England’s Greatest Queens: The Lives and Legacies of Queen Elizabeth I and Queen Victoria Charles River Editors Author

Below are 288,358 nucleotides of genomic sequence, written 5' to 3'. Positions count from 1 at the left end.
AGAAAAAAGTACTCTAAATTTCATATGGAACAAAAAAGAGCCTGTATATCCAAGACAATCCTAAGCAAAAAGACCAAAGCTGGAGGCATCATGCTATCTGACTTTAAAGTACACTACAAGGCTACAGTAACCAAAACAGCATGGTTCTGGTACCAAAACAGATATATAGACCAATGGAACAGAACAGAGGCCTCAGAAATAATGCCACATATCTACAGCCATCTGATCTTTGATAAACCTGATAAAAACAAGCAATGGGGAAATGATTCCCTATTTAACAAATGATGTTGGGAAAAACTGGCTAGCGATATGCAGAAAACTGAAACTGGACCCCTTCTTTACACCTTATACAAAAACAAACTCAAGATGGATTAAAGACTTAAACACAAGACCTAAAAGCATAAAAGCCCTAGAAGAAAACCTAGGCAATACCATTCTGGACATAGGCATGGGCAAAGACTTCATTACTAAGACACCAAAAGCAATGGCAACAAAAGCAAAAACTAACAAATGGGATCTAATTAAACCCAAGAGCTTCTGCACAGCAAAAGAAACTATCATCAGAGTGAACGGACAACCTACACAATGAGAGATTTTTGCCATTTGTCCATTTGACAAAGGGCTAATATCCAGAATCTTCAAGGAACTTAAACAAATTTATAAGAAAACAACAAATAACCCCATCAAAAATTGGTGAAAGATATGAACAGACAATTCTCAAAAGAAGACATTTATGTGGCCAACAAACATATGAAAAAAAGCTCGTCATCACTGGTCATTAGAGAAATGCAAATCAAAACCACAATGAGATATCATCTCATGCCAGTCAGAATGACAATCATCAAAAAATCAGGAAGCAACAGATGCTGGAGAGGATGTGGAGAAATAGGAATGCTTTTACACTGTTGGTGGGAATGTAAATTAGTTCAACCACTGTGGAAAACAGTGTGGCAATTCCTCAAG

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*Includes pictures of the queens and important people, places, and events in their lives.*Discusses the Elizabethan era and Victorian era in depth and looks at their legacies and depictions in pop culture.*Includes a Table of ContentsVideo et taceo. (I see, and say nothing) – Queen Elizabeth I“Since it has pleased Providence to place me in this station, I shall do my utmost to fulfil my duty towards my country; I am very young and perhaps in many, though not in all things, inexperienced, but I am sure that very few have more real good will and more real desire to do what is fit and right than I have.” – Queen Victoria, 1837 England has had no shortage of influential monarchs, but only Queen Elizabeth I and Queen Victoria had their nation’s age literally named after them. Both the Elizabethan era and Victorian era have come to symbolize a golden age of peace and progress in every aspect of British life, with the long reigns of both queens also providing stability. When Queen Elizabeth II came to the throne in 1952, many commentators heralded the beginning of her reign as the second Elizabethan age. The first one, of course, concerned the reign of Henry VIII’s second surviving daughter and middle surviving child, Queen Elizabeth I, one of England’s most famous and influential rulers. It was an age when the arts, commerce and trade flourished. It was the epoch of gallantry and great, enduring literature. It was also an age of wars and military conflicts in which men were the primary drivers and women often were pawns. Elizabeth I changed the rules of the game and indeed she herself was changed by the game. She was a female monarch of England, a kingdom that had unceremoniously broken with the Catholic Church, and the Vatican and the rest of Christendom was baying for her blood. She had had commercial and militaristic enemies galore. In the end, she helped change the entire structure of female leadership. Elizabeth I still wielded great power in the 16th century, whereas Victoria was a constitutional monarch with limited power over the workings of the British government. But in a way, that made Victoria even more unique, as she still proved able to mold the cultural identity of a nearly 65 year long epoch. Furthermore, Victoria established some of the ceremonial customs of the British monarch and became both the forerunner and role model of subsequent queens, a legacy that continues to endure with her great-great granddaughter, Queen Elizabeth II. Though Britain’s longest reigning monarch is now mostly associated with conservative values (particularly strict morality and traditional social and gender roles), Victoria and her era oversaw the cultural and technological progress of Britain and the West in general, architectural revivals, and the expansion of imperialism. While some of these developments have been perceived negatively over a century later, Britons of the 19th century and early 20th century often viewed the Victorian Era as the height of their nation’s power and influence. England’s Greatest Queens chronicles the lives and reigns of Elizabeth I and Victoria, as well as the eras they lived in. Along with pictures of important people, places, and events in her life, you will learn about Queen Elizabeth I and Queen Victoria like you never have before, in no time at all.


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